Carey Jewitt is Professor of Technology and Learning at University College London, UK. As Director of the IN-TOUCH project, her work explores how digital technologies shape communication, design, and the arts.
- Communicating by touch: the final frontier? | UCL Institute of Education — "Sometimes we don't even really understand why we're kind of reaching out to touch..." Find out why Professor Carey Jewitt and her team are looking into digital touch technologies and their potential in transforming the ways we communicate.
- How digital touch can help people connect | UCL Institute of Education — The REMOTE CONTACT exhibition explores how creative uses of technology might enhance feelings of connection between families and relatives in care and tackle isolation. Created by interactive arts studio Invisible Flock and co-designed with individuals and their families living with dementia, the exhibition was commissioned by the IN-TOUCH project based at the IOE's UCL Knowledge Lab. Lead by Professor Carey Jewitt, IN-TOUCH seeks to explore how digital touch can redefine our experience of communication with those close and distant, and how this may change communicative norms and ethics. More info at http://bit.ly/2E9AZ08 and follow the project on Twitter @IN_TOUCH_UCL.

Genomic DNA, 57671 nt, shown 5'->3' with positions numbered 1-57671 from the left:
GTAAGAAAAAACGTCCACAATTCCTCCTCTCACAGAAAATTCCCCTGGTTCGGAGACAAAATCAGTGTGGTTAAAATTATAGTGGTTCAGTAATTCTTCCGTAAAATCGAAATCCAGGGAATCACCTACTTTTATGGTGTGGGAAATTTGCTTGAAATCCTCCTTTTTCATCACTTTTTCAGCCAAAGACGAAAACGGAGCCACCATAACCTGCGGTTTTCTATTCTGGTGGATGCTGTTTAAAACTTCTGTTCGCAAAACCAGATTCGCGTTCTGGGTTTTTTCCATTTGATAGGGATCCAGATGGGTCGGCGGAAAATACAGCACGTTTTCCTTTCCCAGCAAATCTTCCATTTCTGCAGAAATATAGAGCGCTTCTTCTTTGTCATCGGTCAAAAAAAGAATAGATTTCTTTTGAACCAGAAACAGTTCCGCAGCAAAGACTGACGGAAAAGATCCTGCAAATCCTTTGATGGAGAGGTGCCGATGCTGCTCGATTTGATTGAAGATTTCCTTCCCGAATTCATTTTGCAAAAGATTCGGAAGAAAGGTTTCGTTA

- Imaginations of Remote Personal Touch Communication, Carey Jewitt — How is haptics involved in knowledge creation? What knowledge is produced in reconceptualizing touch through other means? There is a humanist privileging of a certain kind of knowledge gained directly through the hands in craftsmanship, painting, and skillful training. Some see this as partially translating into digital craftsmanship and computer-aided design. The engineering of force feedback (haptics) involves hands, muscles, and skin in active engagement with digital sensation for the purposes of the design of objects and textiles, then, but also for more wholly embodied entertainment and performance experiences. Videogame controllers buzz in our hands, while haptic bodysuits stimulate hands and other body parts for fun or art. Scientific processes of sensory mapping, the engineering of the interface, electrical and electronic entertainments, and the use of the body in performance each in their own way involve a creative approach to knowledge production: creative arrangements of the senses, translations between modalities, a realm of experimentation in the service of knowing more about bodies, senses, and space – what Michel Serres describes as a ‘mingling’ of the senses. Increasingly, social science understands the importance of such sensory knowledge production, and involves its own creative methodologies and approaches when it comes to bodies and their boundaries. The day will consist of talks and demonstrations around touch, haptics, and performance.